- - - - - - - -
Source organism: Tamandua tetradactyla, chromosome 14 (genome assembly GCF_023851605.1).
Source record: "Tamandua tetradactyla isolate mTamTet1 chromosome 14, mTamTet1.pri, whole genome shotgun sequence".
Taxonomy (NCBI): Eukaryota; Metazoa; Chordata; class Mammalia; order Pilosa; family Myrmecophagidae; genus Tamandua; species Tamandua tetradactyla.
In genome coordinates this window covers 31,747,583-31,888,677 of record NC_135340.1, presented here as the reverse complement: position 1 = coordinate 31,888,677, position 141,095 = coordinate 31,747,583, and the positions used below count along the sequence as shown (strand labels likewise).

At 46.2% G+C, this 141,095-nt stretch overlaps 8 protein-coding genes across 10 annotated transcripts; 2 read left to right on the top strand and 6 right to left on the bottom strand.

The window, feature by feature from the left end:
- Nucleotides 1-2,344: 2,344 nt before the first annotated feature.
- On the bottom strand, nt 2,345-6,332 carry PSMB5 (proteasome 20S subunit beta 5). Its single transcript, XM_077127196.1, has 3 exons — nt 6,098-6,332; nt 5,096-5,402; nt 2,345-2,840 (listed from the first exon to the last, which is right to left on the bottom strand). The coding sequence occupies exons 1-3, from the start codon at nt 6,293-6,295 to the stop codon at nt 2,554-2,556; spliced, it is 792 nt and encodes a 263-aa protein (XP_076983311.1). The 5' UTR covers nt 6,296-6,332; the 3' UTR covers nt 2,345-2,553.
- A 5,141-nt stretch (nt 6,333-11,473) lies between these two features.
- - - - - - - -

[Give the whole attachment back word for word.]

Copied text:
Source organism: Tamandua tetradactyla, chromosome 14 (genome assembly GCF_023851605.1).
Source record: "Tamandua tetradactyla isolate mTamTet1 chromosome 14, mTamTet1.pri, whole genome shotgun sequence".
Taxonomy (NCBI): Eukaryota; Metazoa; Chordata; class Mammalia; order Pilosa; family Myrmecophagidae; genus Tamandua; species Tamandua tetradactyla.
In genome coordinates this window covers 31,747,583-31,888,677 of record NC_135340.1, presented here as the reverse complement: position 1 = coordinate 31,888,677, position 141,095 = coordinate 31,747,583, and the positions used below count along the sequence as shown (strand labels likewise).

At 46.2% G+C, this 141,095-nt stretch overlaps 8 protein-coding genes across 10 annotated transcripts; 2 read left to right on the top strand and 6 right to left on the bottom strand.

The window, feature by feature from the left end:
- Nucleotides 1-2,344: 2,344 nt before the first annotated feature.
- On the bottom strand, nt 2,345-6,332 carry PSMB5 (proteasome 20S subunit beta 5). Its single transcript, XM_077127196.1, has 3 exons — nt 6,098-6,332; nt 5,096-5,402; nt 2,345-2,840 (listed from the first exon to the last, which is right to left on the bottom strand). The coding sequence occupies exons 1-3, from the start codon at nt 6,293-6,295 to the stop codon at nt 2,554-2,556; spliced, it is 792 nt and encodes a 263-aa protein (XP_076983311.1). The 5' UTR covers nt 6,296-6,332; the 3' UTR covers nt 2,345-2,553.
- A 5,141-nt stretch (nt 6,333-11,473) lies between these two features.